Jaime Frutos Morales's blog

27/08/2009

How to install and configure AppArmor in Ubuntu Server 9.04

Filed under: SysAdmin, Ubuntu — acidborg @ 11:42

Description: “AppArmor (“Application Armor”) is security software for Linux, released under the GNU General Public License. From 2005 through September 2007, AppArmor was maintained by Novell. AppArmor allows the system administrator to associate with each program a security profile that restricts the capabilities of that program. It supplements the traditional Unix discretionary access control (DAC) model by providing mandatory access control (MAC).

In addition to manually specifying profiles, AppArmor includes a learning mode, in which violations of the profile are logged, but not prevented. This log can then be turned into a profile, based on the program’s typical behavior.

AppArmor is implemented using the Linux Security Modules kernel interface.

AppArmor was created in part as an alternative to SELinux, which critics consider difficult for administrators to set up and maintain.[1] Unlike SELinux, which is based on applying labels to files, AppArmor works with file paths. Proponents of AppArmor claim that it is less complex and easier for the average user to learn than SELinux.[2] They also claim that AppArmor requires fewer modifications to work with existing systems:[citation needed] for example, SELinux requires a filesystem that supports “security labels”, and thus cannot provide access control for files mounted via NFS. AppArmor is file-system agnostic.

Installation: Run this command to install it: apt-get install apparmor-profiles apparmor-utils

Configuration (all processes in enforce mode):

  • To show AppArmor’s status use this command: aa-status
  • Output example:

    apparmor module is loaded.
    18 profiles are loaded.
    6 profiles are in enforce mode.
    /usr/lib/NetworkManager/nm-dhcp-client.action
    /usr/sbin/avahi-daemon
    /usr/lib/connman/scripts/dhclient-script
    /usr/sbin/tcpdump
    /sbin/dhclient3
    /sbin/dhclient-script
    12 profiles are in complain mode.
    /usr/sbin/traceroute
    /bin/ping
    /usr/sbin/mdnsd
    /usr/sbin/ntpd
    /usr/sbin/identd
    /usr/sbin/nmbd
    /usr/sbin/dnsmasq
    /sbin/klogd
    /usr/sbin/smbd
    /sbin/syslogd
    /sbin/syslog-ng
    /usr/sbin/nscd
    2 processes have profiles defined.
    0 processes are in enforce mode :
    0 processes are in complain mode.
    2 processes are unconfined but have a profile defined.
    /sbin/klogd (2100)
    /sbin/syslogd (2080)

  • To set enforce mode to all available AppArmor’s profiles use this command: aa-enforce /etc/apparmor.d/*
  • Output example:

    Setting /etc/apparmor.d/bin.ping to enforce mode.
    Setting /etc/apparmor.d/sbin.dhclient3 to enforce mode.
    Setting /etc/apparmor.d/sbin.klogd to enforce mode.
    Setting /etc/apparmor.d/sbin.syslogd to enforce mode.
    Setting /etc/apparmor.d/sbin.syslog-ng to enforce mode.
    Setting /etc/apparmor.d/usr.sbin.avahi-daemon to enforce mode.
    Setting /etc/apparmor.d/usr.sbin.dnsmasq to enforce mode.
    Setting /etc/apparmor.d/usr.sbin.identd to enforce mode.
    Setting /etc/apparmor.d/usr.sbin.mdnsd to enforce mode.
    Setting /etc/apparmor.d/usr.sbin.nmbd to enforce mode.
    Setting /etc/apparmor.d/usr.sbin.nscd to enforce mode.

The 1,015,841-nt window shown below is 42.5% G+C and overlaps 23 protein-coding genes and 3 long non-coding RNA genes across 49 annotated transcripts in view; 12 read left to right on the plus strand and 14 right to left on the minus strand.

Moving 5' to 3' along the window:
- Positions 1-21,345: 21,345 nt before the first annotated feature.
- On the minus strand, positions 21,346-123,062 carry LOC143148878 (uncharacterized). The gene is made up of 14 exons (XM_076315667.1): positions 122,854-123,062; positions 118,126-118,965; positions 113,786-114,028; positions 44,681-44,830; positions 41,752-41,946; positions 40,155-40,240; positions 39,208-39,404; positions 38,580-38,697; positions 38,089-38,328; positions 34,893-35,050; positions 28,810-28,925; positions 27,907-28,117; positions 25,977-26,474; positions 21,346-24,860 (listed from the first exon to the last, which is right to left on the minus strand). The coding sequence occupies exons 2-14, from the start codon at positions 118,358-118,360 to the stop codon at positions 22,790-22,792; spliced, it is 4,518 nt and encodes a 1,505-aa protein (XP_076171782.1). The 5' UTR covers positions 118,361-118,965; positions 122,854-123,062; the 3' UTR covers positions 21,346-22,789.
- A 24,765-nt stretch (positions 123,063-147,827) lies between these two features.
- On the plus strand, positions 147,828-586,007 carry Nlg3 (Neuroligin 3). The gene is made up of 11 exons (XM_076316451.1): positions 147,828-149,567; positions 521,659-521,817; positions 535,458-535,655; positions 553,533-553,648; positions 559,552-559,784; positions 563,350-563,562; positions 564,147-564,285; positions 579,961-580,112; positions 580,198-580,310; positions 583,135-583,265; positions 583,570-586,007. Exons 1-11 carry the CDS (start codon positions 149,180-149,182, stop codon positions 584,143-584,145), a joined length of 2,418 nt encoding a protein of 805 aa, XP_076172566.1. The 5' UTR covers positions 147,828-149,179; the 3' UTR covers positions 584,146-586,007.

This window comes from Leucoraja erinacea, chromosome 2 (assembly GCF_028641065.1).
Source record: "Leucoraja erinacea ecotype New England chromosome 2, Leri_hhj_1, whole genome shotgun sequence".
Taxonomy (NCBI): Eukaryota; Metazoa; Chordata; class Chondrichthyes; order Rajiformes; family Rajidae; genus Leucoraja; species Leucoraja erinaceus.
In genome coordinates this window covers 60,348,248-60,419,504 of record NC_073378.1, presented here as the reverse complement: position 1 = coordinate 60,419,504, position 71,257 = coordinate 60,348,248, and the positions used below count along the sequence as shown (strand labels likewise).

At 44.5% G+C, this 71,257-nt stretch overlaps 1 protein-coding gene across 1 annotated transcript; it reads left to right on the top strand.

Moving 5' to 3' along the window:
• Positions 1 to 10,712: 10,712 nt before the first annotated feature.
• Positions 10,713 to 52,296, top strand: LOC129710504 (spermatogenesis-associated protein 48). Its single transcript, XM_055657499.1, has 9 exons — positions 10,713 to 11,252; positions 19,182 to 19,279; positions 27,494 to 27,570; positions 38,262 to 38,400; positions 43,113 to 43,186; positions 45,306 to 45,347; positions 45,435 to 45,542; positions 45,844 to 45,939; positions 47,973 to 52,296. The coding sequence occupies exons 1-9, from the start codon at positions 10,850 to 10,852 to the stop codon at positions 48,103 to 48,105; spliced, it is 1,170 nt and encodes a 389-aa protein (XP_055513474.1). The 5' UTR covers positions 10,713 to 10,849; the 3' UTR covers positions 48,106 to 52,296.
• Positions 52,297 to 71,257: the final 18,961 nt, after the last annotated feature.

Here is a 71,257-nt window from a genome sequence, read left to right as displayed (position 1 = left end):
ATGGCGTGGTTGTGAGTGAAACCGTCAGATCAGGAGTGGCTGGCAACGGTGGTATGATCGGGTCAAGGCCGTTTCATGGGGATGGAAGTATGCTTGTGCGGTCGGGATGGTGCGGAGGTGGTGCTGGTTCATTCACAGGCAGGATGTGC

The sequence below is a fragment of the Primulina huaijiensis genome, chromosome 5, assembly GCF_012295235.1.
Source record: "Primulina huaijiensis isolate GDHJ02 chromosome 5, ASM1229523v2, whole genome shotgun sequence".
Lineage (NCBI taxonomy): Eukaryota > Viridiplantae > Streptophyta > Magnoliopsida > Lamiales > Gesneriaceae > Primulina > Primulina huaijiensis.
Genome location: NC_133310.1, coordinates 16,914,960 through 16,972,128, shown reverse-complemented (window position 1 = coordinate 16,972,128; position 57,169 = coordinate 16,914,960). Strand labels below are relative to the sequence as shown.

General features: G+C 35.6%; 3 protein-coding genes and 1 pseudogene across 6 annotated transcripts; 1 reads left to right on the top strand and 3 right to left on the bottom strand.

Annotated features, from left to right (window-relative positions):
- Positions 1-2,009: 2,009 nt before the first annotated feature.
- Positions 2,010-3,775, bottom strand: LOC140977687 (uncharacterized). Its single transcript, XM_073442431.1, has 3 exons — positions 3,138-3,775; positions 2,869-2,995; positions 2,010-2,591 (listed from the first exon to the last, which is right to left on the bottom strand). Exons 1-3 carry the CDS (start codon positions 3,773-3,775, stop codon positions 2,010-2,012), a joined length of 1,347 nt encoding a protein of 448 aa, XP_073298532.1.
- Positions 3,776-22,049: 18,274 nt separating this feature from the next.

Setting /etc/apparmor.d/usr.sbin.ntpd to enforce mode.
    Setting /etc/apparmor.d/usr.sbin.smbd to enforce mode.
    Setting /etc/apparmor.d/usr.sbin.tcpdump to enforce mode.
    Setting /etc/apparmor.d/usr.sbin.traceroute to enforce mode.

  • Execute aa-status again to check the changes:
  • Output example:

    apparmor module is loaded.
    18 profiles are loaded.
    18 profiles are in enforce mode.
    /usr/sbin/traceroute
    /bin/ping
    /usr/sbin/mdnsd
    /usr/lib/NetworkManager/nm-dhcp-client.action
    /usr/sbin/avahi-daemon
    /usr/lib/connman/scripts/dhclient-script
    /usr/sbin/ntpd
    /usr/sbin/identd
    /usr/sbin/tcpdump
    /usr/sbin/nmbd
    /usr/sbin/dnsmasq
    /sbin/klogd
    /usr/sbin/smbd
    /sbin/syslogd
    /sbin/syslog-ng
    /usr/sbin/nscd
    /sbin/dhclient3
    /sbin/dhclient-script
    0 profiles are in complain mode.
    2 processes have profiles defined.
    0 processes are in enforce mode :
    0 processes are in complain mode.
    2 processes are unconfined but have a profile defined.
    /sbin/klogd (2100)
    /sbin/syslogd (2080)

  • Restart processes which are unconfined but have a profile defined. Following my example, these commands should be run:

  • /etc/init.d/klogd restart
    /etc/init.d/sysklogd restart

  • Finally, execute aa-status again and make sure all processes with a defined profile are in enforce mode:
  • Output example:

    apparmor module is loaded.
    18 profiles are loaded.
    18 profiles are in enforce mode.
    /usr/sbin/traceroute
    /bin/ping
    /usr/sbin/mdnsd
    /usr/lib/NetworkManager/nm-dhcp-client.action
    /usr/sbin/avahi-daemon
    /usr/lib/connman/scripts/dhclient-script
    /usr/sbin/ntpd
    /usr/sbin/identd
    /usr/sbin/tcpdump
    /usr/sbin/nmbd
    /usr/sbin/dnsmasq
    /sbin/klogd
    /usr/sbin/smbd
    /sbin/syslogd
    /sbin/syslog-ng
    /usr/sbin/nscd
    /sbin/dhclient3
    /sbin/dhclient-script
    0 profiles are in complain mode.
    2 processes have profiles defined.
    2 processes are in enforce mode :
    /sbin/syslogd (24416)
    /sbin/klogd (24147)
    0 processes are in complain mode.
    0 processes are unconfined but have a profile defined.

Advertisements

Create a free website or blog at WordPress.com.

%d bloggers like this: